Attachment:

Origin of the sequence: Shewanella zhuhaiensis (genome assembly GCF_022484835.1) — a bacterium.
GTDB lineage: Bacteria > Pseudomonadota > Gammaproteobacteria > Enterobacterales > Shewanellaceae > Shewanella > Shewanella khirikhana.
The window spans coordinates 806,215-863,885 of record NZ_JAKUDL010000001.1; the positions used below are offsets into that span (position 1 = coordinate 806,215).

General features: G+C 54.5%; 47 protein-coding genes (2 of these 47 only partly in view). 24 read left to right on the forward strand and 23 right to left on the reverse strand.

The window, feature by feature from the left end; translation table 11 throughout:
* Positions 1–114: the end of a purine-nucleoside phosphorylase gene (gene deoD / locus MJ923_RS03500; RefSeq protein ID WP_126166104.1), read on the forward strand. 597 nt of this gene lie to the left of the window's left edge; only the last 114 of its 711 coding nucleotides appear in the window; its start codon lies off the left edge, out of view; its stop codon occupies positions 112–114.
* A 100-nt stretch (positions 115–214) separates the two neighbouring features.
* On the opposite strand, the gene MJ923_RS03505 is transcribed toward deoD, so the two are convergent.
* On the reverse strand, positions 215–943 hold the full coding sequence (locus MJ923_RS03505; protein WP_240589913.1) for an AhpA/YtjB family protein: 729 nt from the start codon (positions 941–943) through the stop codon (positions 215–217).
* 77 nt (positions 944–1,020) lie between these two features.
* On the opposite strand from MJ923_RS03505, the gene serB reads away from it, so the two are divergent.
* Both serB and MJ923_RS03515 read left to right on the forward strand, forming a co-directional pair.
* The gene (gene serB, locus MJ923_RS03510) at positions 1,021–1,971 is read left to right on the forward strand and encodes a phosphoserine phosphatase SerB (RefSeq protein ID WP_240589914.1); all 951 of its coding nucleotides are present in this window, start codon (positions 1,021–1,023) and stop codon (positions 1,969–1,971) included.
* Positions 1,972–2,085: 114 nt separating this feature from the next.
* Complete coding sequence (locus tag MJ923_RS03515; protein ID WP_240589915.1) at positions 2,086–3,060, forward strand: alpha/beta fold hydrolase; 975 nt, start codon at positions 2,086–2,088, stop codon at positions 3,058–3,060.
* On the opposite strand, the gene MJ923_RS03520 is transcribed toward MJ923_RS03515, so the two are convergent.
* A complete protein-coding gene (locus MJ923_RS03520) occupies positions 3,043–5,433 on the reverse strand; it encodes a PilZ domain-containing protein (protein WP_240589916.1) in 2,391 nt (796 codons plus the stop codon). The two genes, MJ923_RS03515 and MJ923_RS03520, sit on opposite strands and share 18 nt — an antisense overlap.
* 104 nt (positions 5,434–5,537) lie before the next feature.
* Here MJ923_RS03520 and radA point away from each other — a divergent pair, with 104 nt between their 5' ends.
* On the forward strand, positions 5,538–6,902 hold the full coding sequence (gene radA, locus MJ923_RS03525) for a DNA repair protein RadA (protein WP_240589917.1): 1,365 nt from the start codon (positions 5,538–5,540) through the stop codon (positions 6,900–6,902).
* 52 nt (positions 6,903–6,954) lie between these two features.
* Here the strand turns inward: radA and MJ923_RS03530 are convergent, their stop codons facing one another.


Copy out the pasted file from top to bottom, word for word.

Origin of the sequence: Shewanella zhuhaiensis (genome assembly GCF_022484835.1) — a bacterium.
GTDB lineage: Bacteria > Pseudomonadota > Gammaproteobacteria > Enterobacterales > Shewanellaceae > Shewanella > Shewanella khirikhana.
The window spans coordinates 806,215-863,885 of record NZ_JAKUDL010000001.1; the positions used below are offsets into that span (position 1 = coordinate 806,215).

General features: G+C 54.5%; 47 protein-coding genes (2 of these 47 only partly in view). 24 read left to right on the forward strand and 23 right to left on the reverse strand.

The window, feature by feature from the left end; translation table 11 throughout:
* Positions 1–114: the end of a purine-nucleoside phosphorylase gene (gene deoD / locus MJ923_RS03500; RefSeq protein ID WP_126166104.1), read on the forward strand. 597 nt of this gene lie to the left of the window's left edge; only the last 114 of its 711 coding nucleotides appear in the window; its start codon lies off the left edge, out of view; its stop codon occupies positions 112–114.
* A 100-nt stretch (positions 115–214) separates the two neighbouring features.
* On the opposite strand, the gene MJ923_RS03505 is transcribed toward deoD, so the two are convergent.
* On the reverse strand, positions 215–943 hold the full coding sequence (locus MJ923_RS03505; protein WP_240589913.1) for an AhpA/YtjB family protein: 729 nt from the start codon (positions 941–943) through the stop codon (positions 215–217).
* 77 nt (positions 944–1,020) lie between these two features.
* On the opposite strand from MJ923_RS03505, the gene serB reads away from it, so the two are divergent.
* Both serB and MJ923_RS03515 read left to right on the forward strand, forming a co-directional pair.
* The gene (gene serB, locus MJ923_RS03510) at positions 1,021–1,971 is read left to right on the forward strand and encodes a phosphoserine phosphatase SerB (RefSeq protein ID WP_240589914.1); all 951 of its coding nucleotides are present in this window, start codon (positions 1,021–1,023) and stop codon (positions 1,969–1,971) included.
* Positions 1,972–2,085: 114 nt separating this feature from the next.
* Complete coding sequence (locus tag MJ923_RS03515; protein ID WP_240589915.1) at positions 2,086–3,060, forward strand: alpha/beta fold hydrolase; 975 nt, start codon at positions 2,086–2,088, stop codon at positions 3,058–3,060.
* On the opposite strand, the gene MJ923_RS03520 is transcribed toward MJ923_RS03515, so the two are convergent.
* A complete protein-coding gene (locus MJ923_RS03520) occupies positions 3,043–5,433 on the reverse strand; it encodes a PilZ domain-containing protein (protein WP_240589916.1) in 2,391 nt (796 codons plus the stop codon). The two genes, MJ923_RS03515 and MJ923_RS03520, sit on opposite strands and share 18 nt — an antisense overlap.
* 104 nt (positions 5,434–5,537) lie before the next feature.
* Here MJ923_RS03520 and radA point away from each other — a divergent pair, with 104 nt between their 5' ends.
* On the forward strand, positions 5,538–6,902 hold the full coding sequence (gene radA, locus MJ923_RS03525) for a DNA repair protein RadA (protein WP_240589917.1): 1,365 nt from the start codon (positions 5,538–5,540) through the stop codon (positions 6,900–6,902).
* 52 nt (positions 6,903–6,954) lie between these two features.
* Here the strand turns inward: radA and MJ923_RS03530 are convergent, their stop codons facing one another.